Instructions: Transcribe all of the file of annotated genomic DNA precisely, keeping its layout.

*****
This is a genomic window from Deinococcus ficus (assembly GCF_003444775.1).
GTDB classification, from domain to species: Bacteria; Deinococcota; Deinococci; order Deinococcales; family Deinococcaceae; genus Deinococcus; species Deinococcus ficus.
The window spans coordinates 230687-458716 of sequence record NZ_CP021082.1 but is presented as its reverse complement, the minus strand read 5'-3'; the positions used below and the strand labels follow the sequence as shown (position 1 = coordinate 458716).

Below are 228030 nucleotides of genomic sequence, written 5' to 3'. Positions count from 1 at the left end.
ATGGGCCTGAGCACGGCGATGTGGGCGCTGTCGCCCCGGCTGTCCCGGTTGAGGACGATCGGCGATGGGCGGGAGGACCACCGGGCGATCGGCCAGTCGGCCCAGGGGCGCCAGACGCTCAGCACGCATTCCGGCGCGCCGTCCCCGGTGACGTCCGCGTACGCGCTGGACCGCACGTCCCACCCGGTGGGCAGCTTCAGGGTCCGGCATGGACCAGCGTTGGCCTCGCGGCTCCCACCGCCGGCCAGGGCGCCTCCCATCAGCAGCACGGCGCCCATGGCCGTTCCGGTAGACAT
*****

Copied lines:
This is a genomic window from Deinococcus ficus (assembly GCF_003444775.1).
GTDB classification, from domain to species: Bacteria; Deinococcota; Deinococci; order Deinococcales; family Deinococcaceae; genus Deinococcus; species Deinococcus ficus.
The window spans coordinates 230687-458716 of sequence record NZ_CP021082.1 but is presented as its reverse complement, the minus strand read 5'-3'; the positions used below and the strand labels follow the sequence as shown (position 1 = coordinate 458716).

Below are 228030 nucleotides of genomic sequence, written 5' to 3'. Positions count from 1 at the left end.
ATGGGCCTGAGCACGGCGATGTGGGCGCTGTCGCCCCGGCTGTCCCGGTTGAGGACGATCGGCGATGGGCGGGAGGACCACCGGGCGATCGGCCAGTCGGCCCAGGGGCGCCAGACGCTCAGCACGCATTCCGGCGCGCCGTCCCCGGTGACGTCCGCGTACGCGCTGGACCGCACGTCCCACCCGGTGGGCAGCTTCAGGGTCCGGCATGGACCAGCGTTGGCCTCGCGGCTCCCACCGCCGGCCAGGGCGCCTCCCATCAGCAGCACGGCGCCCATGGCCGTTCCGGTAGACAT